The ISTE standards for students 2016 cover digital literacy, and can guide educators in weaving new literacies across the curriculum fabric. State technology standards, on the other hand, may not reflect the most current digital literacy competencies and skills. Consequently, we must create opportunities for students -and adults alike- to be prepared to meet the demands of a constantly changing society, distinguish facts from alternative news, and engage in civil discourse.
As Alan November mentions in his Mission Critical: How Educators Can Help Save Democracy article (December 2016), conditions that keep schools from teaching digital literacy include:
- Teaching that often focuses on what is tested, and does not foster enough intellectual inquiry or academic exploration;
- The omission of digital literacy in the core curriculum and standardized assessments;
- Restrictive web filters that block teachable moments and give a false sense of security instead of promoting digital citizenship and critical thinking;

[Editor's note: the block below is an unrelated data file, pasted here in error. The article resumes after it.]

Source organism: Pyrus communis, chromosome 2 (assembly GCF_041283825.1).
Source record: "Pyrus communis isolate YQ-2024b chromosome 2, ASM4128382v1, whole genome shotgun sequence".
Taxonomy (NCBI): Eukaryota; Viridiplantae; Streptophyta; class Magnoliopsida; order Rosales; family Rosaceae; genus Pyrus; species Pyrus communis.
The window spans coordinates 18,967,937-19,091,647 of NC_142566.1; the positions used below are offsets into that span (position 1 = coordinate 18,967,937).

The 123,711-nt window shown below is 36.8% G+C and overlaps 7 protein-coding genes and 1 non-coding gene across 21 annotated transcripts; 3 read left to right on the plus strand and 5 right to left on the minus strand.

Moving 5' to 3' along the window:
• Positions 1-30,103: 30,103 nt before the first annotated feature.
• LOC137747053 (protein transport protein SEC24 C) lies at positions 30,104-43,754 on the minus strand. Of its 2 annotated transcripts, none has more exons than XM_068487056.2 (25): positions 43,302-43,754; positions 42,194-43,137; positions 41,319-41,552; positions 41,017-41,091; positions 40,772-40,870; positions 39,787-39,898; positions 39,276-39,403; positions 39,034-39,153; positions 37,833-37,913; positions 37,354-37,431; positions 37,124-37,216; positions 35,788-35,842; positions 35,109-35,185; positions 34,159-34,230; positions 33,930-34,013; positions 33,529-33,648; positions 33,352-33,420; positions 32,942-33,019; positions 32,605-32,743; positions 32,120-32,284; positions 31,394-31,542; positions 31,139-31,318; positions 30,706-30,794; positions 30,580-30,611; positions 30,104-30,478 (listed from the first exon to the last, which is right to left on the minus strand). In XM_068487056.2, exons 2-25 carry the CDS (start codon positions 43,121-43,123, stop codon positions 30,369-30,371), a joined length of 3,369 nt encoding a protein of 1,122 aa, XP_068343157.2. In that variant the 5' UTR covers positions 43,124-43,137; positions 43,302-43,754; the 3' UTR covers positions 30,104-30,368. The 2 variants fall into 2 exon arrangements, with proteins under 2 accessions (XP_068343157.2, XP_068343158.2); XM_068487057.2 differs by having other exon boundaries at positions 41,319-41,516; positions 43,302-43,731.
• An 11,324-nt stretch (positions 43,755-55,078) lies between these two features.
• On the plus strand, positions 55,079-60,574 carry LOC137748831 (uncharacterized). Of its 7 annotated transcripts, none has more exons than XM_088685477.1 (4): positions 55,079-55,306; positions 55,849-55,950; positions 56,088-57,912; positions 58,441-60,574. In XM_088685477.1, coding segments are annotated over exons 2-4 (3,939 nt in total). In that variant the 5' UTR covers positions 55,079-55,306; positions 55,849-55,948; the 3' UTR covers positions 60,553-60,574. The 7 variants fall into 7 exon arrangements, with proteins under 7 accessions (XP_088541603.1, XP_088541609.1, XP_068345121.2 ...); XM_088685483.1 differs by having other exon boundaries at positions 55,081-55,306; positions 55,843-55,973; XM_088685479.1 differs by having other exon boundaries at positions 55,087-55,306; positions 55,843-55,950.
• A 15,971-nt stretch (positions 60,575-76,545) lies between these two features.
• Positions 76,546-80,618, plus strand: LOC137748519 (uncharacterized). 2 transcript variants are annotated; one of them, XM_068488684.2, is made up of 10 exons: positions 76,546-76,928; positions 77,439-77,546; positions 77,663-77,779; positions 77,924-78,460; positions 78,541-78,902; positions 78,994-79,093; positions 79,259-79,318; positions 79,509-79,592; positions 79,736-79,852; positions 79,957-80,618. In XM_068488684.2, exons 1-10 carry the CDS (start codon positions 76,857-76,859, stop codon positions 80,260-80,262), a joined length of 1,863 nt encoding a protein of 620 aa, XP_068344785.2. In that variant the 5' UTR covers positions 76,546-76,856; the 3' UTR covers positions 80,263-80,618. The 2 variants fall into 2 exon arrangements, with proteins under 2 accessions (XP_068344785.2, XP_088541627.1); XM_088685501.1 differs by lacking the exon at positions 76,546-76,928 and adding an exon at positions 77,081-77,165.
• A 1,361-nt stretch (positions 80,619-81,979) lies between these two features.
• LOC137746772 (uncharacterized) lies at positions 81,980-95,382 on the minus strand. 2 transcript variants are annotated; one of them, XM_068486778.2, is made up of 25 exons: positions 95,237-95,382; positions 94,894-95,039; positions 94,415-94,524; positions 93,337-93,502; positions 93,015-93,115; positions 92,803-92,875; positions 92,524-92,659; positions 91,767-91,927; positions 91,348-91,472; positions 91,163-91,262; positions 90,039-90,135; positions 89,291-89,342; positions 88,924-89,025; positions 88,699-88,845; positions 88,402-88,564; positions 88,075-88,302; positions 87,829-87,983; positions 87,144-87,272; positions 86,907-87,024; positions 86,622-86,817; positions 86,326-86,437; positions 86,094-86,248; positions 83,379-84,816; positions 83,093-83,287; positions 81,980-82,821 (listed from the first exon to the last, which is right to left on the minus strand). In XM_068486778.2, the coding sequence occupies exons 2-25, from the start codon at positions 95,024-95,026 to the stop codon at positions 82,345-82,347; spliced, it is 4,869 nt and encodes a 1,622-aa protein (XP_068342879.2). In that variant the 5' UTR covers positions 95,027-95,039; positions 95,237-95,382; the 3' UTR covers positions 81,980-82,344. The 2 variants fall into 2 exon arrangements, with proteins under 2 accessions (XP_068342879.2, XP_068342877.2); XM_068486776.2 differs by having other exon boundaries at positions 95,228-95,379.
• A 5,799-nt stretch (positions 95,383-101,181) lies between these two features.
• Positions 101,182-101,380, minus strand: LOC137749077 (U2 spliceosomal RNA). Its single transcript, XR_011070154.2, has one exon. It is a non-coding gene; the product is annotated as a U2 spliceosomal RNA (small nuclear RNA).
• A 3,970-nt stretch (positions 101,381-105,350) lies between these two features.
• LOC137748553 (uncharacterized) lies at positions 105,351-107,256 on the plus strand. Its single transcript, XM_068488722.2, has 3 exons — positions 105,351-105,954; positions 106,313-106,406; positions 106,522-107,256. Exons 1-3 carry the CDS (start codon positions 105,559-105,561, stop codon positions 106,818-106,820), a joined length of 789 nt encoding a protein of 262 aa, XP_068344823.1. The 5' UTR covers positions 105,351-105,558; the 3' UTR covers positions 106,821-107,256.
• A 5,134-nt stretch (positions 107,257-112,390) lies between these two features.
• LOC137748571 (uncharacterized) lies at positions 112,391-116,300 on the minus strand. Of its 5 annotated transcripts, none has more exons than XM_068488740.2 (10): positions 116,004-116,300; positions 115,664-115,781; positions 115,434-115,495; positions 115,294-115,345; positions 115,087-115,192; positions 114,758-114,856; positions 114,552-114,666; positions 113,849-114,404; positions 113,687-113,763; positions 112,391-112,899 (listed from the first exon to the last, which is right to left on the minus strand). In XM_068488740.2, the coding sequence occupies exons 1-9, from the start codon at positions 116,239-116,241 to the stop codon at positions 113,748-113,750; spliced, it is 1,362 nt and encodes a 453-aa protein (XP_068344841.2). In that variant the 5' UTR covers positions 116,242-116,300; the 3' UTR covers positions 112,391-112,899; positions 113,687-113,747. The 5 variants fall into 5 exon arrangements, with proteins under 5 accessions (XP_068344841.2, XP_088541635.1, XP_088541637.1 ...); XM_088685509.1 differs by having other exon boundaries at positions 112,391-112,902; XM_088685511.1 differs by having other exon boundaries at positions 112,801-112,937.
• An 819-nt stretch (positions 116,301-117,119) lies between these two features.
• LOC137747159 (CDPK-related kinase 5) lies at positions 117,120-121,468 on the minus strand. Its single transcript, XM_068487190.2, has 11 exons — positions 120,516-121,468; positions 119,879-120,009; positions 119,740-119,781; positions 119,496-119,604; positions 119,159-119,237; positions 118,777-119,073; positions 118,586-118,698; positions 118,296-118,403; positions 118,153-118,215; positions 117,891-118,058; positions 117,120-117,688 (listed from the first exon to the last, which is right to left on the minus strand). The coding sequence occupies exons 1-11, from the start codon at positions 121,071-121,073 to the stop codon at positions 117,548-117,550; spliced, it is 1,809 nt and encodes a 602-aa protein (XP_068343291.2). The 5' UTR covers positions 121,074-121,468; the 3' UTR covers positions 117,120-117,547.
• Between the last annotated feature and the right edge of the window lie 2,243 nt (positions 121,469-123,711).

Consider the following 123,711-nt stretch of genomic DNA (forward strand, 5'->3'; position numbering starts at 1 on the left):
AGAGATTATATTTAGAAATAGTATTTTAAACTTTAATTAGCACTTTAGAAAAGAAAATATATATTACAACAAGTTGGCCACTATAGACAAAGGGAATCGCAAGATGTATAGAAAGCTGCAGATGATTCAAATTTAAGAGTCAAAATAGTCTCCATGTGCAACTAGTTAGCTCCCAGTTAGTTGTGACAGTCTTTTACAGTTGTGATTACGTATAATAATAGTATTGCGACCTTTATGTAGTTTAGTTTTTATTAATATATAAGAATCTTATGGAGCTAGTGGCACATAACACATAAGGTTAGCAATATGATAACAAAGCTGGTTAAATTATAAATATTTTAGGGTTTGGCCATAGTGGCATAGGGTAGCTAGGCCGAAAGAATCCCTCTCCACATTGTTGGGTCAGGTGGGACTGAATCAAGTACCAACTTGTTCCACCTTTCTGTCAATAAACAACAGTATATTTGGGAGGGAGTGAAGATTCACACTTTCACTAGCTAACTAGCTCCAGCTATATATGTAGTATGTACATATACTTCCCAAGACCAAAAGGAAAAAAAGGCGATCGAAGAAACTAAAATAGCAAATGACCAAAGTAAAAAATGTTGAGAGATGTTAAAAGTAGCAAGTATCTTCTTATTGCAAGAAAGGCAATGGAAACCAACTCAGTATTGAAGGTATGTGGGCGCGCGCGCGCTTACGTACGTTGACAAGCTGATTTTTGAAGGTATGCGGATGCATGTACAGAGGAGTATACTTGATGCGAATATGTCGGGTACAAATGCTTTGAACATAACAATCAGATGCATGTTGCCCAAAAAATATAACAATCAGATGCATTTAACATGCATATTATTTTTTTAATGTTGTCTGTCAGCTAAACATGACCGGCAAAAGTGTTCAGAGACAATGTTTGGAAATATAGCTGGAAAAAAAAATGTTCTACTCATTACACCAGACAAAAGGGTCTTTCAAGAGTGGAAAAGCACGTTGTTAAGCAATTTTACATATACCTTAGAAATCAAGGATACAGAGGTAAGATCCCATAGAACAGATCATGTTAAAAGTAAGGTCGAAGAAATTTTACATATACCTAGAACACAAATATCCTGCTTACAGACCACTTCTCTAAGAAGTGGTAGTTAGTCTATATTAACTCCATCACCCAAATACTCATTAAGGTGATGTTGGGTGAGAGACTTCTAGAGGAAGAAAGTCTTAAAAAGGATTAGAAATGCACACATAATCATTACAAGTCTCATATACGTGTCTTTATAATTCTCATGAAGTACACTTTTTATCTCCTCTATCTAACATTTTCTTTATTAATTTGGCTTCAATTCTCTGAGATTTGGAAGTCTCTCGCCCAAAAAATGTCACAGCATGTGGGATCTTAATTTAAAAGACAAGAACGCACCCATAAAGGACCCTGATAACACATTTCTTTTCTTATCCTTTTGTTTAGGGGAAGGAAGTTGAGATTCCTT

- Limited knowledge of search strategies and how to validate online information;
- Research skills that are taught superficially, late in the school year, in secondary grades only, or as a one-time introduction at the library.
The following are additional contributing factors:
- Schools requiring teachers to follow a scripted curriculum versus allowing them to be creative and responsive to their students’ interests and cultural backgrounds;
- The use of digital devices for supplemental programs or remedial courses, thus limiting access to tools for inquiry and creative work;
- The misunderstanding that research equates to looking up information, with no analysis or synthesis involved in the process;
- A perception that technology-related activities are separate from core instruction and therefore non-essential;
- The fear that technology will eventually replace classroom teachers;
- Teaching practices that are no longer current and do not harness the power of digital tools. In other words, why ask questions that students can google?
- A lack of certified library media specialists at each campus; and
- A lack of awareness of the implications of digital illiteracy.
So what can schools do to ensure that students are good navigators of the digital world? A lot, actually. Here are some considerations:
- Identify opportunities to use technology beyond the stage of consumption or substitution of traditional schoolwork, and redesign instruction to allow for student collaboration and creation of content;